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the people were ambitious of catching the foreign idioms to the detriment of the native English, the alphabet of which had fallen into discredit and disuse a long time previous, and become so difficult and obsolete that few beside the oldest men could understand the characters. Edward is said to have favored this movement by making French the court language; but if he preferred the use of this language, it is more than probable that it was on account of his having almost entirely forgotten his native English. He was only thirteen years old when he was first sent into Normandy; he was somewhat past forty when he ascended the English throne; so that for twentyseven years he had been accustomed to foreign manners and habits, and to convey all his thoughts and feelings through the medium of Norman French. Thus he preferred the society of Normans, among whom the best years of his life had been passed, to that of his own subjects, whose civilization and social refinement, owing to the terrible wars the nation had been so long engaged in, had not kept pace with that of their French neighbors. Those, therefore, who hoped to prosper at court, learned to speak French, and imitated the dress, the style, and manners of the latter. Even in those rude ages fashion had her influence and her votaries. Not to know French was to acknowledge one's social inferiority; and, following the example of the court, the rich, the young, and the gay of both sexes were not satisfied unless their tunics, their chausses, their streamers, and mufflers were cut after the latest Norman pattern.
“ England was slumbering in this declining state when the Norman conquest, like a moral earthquake, suddenly shook its polity and population to their center, crushed and hurled into ruin all its ancient aristocracy, destroyed the native proprietors of its soil, broke up its corrupt habits, thinned its enervated population, kindled a vigorous spirit of life and action in all classes of its society, and excited that national taste for letters, and commenced that system of education which, assisted by new sources of instruction, produced a love and cultivation of knowl. edge which has never since departed from the island."1
The conquest of England by William, duke of Normandy, in 1066, which is now to be considered, is the last territorial conquest that has occurred in Western Europe. Since then there have been only political conquests, far different from those in which whole tribes invaded a neighboring country, with the avowed purpose of divid. ing the conquered territory among themselves, and of leaving the people nothing but their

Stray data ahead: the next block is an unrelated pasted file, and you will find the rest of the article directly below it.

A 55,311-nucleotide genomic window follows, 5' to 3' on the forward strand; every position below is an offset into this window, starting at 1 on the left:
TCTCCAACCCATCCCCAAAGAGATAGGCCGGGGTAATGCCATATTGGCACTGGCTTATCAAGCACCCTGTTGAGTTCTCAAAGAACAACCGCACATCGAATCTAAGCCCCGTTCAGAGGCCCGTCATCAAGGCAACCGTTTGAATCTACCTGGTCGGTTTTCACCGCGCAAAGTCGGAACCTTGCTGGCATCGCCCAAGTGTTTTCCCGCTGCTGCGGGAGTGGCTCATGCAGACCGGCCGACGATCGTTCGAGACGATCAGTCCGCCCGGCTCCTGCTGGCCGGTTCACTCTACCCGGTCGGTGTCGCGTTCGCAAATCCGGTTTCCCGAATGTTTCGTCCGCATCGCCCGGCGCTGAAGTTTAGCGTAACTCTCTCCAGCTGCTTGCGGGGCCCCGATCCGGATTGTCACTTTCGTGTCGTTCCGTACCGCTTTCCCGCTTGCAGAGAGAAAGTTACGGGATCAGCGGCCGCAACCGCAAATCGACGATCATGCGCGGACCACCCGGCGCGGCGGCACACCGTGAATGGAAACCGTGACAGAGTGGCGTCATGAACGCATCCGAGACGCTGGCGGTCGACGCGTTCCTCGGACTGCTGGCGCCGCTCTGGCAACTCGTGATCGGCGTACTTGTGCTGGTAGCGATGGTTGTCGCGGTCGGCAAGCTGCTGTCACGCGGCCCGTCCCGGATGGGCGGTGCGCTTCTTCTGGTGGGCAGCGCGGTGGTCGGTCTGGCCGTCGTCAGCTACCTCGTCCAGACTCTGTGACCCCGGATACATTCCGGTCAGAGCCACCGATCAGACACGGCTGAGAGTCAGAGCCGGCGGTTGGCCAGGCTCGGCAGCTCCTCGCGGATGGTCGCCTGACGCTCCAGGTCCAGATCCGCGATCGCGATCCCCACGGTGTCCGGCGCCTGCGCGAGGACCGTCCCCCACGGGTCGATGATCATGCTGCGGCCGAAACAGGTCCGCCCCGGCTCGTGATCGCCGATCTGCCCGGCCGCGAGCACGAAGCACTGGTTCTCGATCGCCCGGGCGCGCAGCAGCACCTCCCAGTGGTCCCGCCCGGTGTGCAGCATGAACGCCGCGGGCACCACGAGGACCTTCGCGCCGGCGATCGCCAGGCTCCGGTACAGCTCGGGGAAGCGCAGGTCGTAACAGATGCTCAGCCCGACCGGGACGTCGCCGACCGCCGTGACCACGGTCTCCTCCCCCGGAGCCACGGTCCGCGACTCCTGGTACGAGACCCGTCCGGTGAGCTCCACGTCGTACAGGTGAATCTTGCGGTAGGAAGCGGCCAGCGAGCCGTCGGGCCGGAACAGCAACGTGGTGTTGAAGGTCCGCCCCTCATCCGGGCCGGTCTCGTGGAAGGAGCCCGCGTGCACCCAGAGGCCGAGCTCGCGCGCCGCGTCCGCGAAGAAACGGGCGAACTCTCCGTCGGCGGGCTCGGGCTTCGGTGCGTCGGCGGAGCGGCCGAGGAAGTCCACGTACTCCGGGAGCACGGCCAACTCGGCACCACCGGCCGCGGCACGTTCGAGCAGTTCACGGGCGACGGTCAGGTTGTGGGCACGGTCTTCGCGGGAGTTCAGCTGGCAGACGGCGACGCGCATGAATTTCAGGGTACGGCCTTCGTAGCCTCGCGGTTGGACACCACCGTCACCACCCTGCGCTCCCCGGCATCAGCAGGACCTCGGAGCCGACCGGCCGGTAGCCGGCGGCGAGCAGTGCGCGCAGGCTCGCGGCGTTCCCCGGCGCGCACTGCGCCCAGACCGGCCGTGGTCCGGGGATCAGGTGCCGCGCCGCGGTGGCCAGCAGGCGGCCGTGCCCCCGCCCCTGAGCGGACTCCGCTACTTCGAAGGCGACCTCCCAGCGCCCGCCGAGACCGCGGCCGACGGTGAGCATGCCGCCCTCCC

1 Sharon Turner, History of England, P. 1, ch. iii.
lives, on condition of keeping quiet and toiling for their new masters. The Norman conquest of England having taken place at a period less remote than those of the Saxons and Danes, we are in possession of documents relating to this epoch far more complete than those which refer to previous times. Availing ourselves of these data, as collected by the best writers on the subject, we will now present, in brief outline, such parts as relate to the origin and history of the men who weighed so heavily in the destinies of England; their character and institutions; their social and political relations with the conquered population; the gradual emancipation of the latter, and the final amalgamation of the contending races, which will enable us to discuss understandingly with our readers the causes and circumstances that led to the fusion of the various idioms and dialects once current in England, and the formation of the English language.
THE NORMANS IN GAUL.1
We must here cast a retrospective glance upon the history of these northern adventurers who, expelled from their own country, had sought their fortune in Gaul, where, more successful than their Scandinavian brethren in England, they established a permanent dominion in one of the best parts of the country, giving the world the interesting spectacle of a barbarous people civilizing themselves with unexampled rapidity, so much so as, within one hundred and fifty years after their arrival, to be ranked among the most influential and most civilized nations of the age. The prominent part they were then about to take in the destinies of England renders it important that we should acquaint ourselves with the men whose energies had been so well directed, and among whom originated many of the best of our present institutions.
In a former chapter we had occasion to mention that, at the close of the ninth century, Harald Harfager, king of one portion of Norway, extended by force of arms his power over the remainder, and made of the whole country one sole kingdom. This destruction of a number of petty states, previously free, did not take place without resistance. Not only was the ground disputed inch by inch, but, after the conquest was completed, many of the inhabitants preferred expatriation and a wandering life on the sea to the domination of a foreign ruler. These exiles infested the northern seas, ravaged the coasts and